Who have been the most interesting people you’ve met so far?

I’m so interested in everyone I meet because everyone is so unique and has experiences and backstories so unique to them, so I really can’t pick the most interesting.

What advice would you give to other Asian women looking to make an acting career? 

Your voice is unique and needed in this industry. Your experiences are valid and important; don’t be afraid to take up space.

What are your future plans? Inside your career or out of it.

That’s the crazy thing about this career – you never know what could happen tomorrow. At the moment, I’m about to shoot a romantic thriller set in 1960s post-colonial Hong Kong, and after that, I’m shooting a European arthouse horror movie with an all-female cast.

Is there anything else interesting you can tell us?

Omg, this is like those icebreaker questions, “Tell us something interesting about yourself,” which always makes me sweat! (laughs) I suddenly have a crisis about being completely uninteresting. I’ll recommend two books I’ve read recently that I’m obsessed with and would love to be a part of if they ever adapted it for the screen. The first is called ‘Parachutes’ by Kelly Yang, and the second is called ‘The Poppy War’ by R.F. Kuang. Both are written by Asian-American writers!

Introducing The CEO Of Tigertail Pictures, Tian Liu

Tian Liu, one of the most influential entrepreneurs in the USA, is the CEO of Tigertail Pictures. This production company offers a unique approach to the world of video and animation by collaborating with clients to capture their most influential stories. The engine behind Tigertail Pictures is its in-house team and a massive network of filmmakers and photographers. Tigertail Pictures is AN AGENCY BUILT TO CREATE REAL VALUE. They are the growth partner. They’re a nimble, hungry, results-driven firm. They execute with purpose and focus on measurable, actionable results.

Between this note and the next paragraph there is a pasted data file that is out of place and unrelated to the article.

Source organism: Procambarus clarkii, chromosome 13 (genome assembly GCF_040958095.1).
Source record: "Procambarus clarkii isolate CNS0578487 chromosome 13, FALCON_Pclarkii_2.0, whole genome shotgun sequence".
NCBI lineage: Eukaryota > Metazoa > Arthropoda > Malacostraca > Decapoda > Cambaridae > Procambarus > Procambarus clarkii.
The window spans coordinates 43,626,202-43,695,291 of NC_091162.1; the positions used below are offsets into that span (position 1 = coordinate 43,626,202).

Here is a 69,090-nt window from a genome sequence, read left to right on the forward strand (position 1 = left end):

Under Tian’s leadership, Tigertail Pictures has been delivering work that powers game-changing companies and global influencers. A graduate of Harvard Business School (Executive Education), the New York Film Academy, and an outstanding director of Photography, Tian Liu has truly carved out a reputation for herself as a highly influential person in the US media market. Her works have made appearances on the covers of “VOGUE,” “GQ,” “Forbes,” and other international magazines such as “Fox,” “Business Insider,” and many other mainstream media have commented and conducted exclusive interviews for her company’s advertising works. She has won more than 50 best cinematography awards at film festivals, and her film and television works have been shortlisted twice at the French Cannes Film Festival. She has worked with the likes of Oscar winner Tim Burton, Glenn Close, Kim Basinger, Lynne Littman, and three-time Oscar nominee for best cinematography Dean Cundey.

Short Film “The Horn” Shot Entirely On 16mm Film Has Been Completed

Director M.P. Wills (Mark Wills) has just finished his latest short film, THE HORN, which was shot entirely on 16mm film by Kieran Fowler NZCS ACS. Produced by Yolandi Franken, Heath Ledger Scholarship recipients Rahel Romahn and Mojean Aria, and executive produced by Oscar Leal, the film tells a captivating story about an adolescent girl trying to understand her mother’s obsession with a mysterious horn sound coming from the sky. The film promises to leave audiences on the edge of their seats while delivering a strange and beautifully haunting experience.